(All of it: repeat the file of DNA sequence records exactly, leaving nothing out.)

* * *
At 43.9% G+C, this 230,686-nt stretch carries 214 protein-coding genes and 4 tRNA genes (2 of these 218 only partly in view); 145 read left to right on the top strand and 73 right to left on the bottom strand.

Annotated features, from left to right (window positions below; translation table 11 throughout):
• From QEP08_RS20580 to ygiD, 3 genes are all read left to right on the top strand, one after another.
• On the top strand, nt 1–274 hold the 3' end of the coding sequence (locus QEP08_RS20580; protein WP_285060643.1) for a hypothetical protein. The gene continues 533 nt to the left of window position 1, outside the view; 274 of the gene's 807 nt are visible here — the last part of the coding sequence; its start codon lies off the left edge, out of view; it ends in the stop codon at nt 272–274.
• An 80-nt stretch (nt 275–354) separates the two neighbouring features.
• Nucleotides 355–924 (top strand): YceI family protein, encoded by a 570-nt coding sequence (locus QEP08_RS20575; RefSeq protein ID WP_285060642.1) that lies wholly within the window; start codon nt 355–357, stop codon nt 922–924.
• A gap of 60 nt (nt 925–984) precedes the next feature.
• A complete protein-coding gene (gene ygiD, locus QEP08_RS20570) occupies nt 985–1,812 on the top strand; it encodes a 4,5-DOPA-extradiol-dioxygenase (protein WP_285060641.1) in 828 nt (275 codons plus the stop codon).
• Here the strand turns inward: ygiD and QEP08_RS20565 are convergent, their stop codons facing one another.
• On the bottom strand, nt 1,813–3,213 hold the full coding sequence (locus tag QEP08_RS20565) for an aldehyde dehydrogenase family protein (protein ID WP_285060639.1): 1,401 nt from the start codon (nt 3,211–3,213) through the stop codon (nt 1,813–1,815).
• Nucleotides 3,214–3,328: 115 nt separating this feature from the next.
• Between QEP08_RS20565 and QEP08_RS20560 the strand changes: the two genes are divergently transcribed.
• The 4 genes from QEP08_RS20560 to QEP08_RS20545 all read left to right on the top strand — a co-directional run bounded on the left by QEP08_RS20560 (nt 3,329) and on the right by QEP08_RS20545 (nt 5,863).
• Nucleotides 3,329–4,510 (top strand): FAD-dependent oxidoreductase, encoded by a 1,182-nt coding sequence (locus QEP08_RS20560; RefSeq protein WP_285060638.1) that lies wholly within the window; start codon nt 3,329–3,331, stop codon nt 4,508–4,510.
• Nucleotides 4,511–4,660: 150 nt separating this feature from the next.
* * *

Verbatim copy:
At 43.9% G+C, this 230,686-nt stretch carries 214 protein-coding genes and 4 tRNA genes (2 of these 218 only partly in view); 145 read left to right on the top strand and 73 right to left on the bottom strand.

Annotated features, from left to right (window positions below; translation table 11 throughout):
• From QEP08_RS20580 to ygiD, 3 genes are all read left to right on the top strand, one after another.
• On the top strand, nt 1–274 hold the 3' end of the coding sequence (locus QEP08_RS20580; protein WP_285060643.1) for a hypothetical protein. The gene continues 533 nt to the left of window position 1, outside the view; 274 of the gene's 807 nt are visible here — the last part of the coding sequence; its start codon lies off the left edge, out of view; it ends in the stop codon at nt 272–274.
• An 80-nt stretch (nt 275–354) separates the two neighbouring features.
• Nucleotides 355–924 (top strand): YceI family protein, encoded by a 570-nt coding sequence (locus QEP08_RS20575; RefSeq protein ID WP_285060642.1) that lies wholly within the window; start codon nt 355–357, stop codon nt 922–924.
• A gap of 60 nt (nt 925–984) precedes the next feature.
• A complete protein-coding gene (gene ygiD, locus QEP08_RS20570) occupies nt 985–1,812 on the top strand; it encodes a 4,5-DOPA-extradiol-dioxygenase (protein WP_285060641.1) in 828 nt (275 codons plus the stop codon).
• Here the strand turns inward: ygiD and QEP08_RS20565 are convergent, their stop codons facing one another.
• On the bottom strand, nt 1,813–3,213 hold the full coding sequence (locus tag QEP08_RS20565) for an aldehyde dehydrogenase family protein (protein ID WP_285060639.1): 1,401 nt from the start codon (nt 3,211–3,213) through the stop codon (nt 1,813–1,815).
• Nucleotides 3,214–3,328: 115 nt separating this feature from the next.
• Between QEP08_RS20565 and QEP08_RS20560 the strand changes: the two genes are divergently transcribed.
• The 4 genes from QEP08_RS20560 to QEP08_RS20545 all read left to right on the top strand — a co-directional run bounded on the left by QEP08_RS20560 (nt 3,329) and on the right by QEP08_RS20545 (nt 5,863).
• Nucleotides 3,329–4,510 (top strand): FAD-dependent oxidoreductase, encoded by a 1,182-nt coding sequence (locus QEP08_RS20560; RefSeq protein WP_285060638.1) that lies wholly within the window; start codon nt 3,329–3,331, stop codon nt 4,508–4,510.
• Nucleotides 4,511–4,660: 150 nt separating this feature from the next.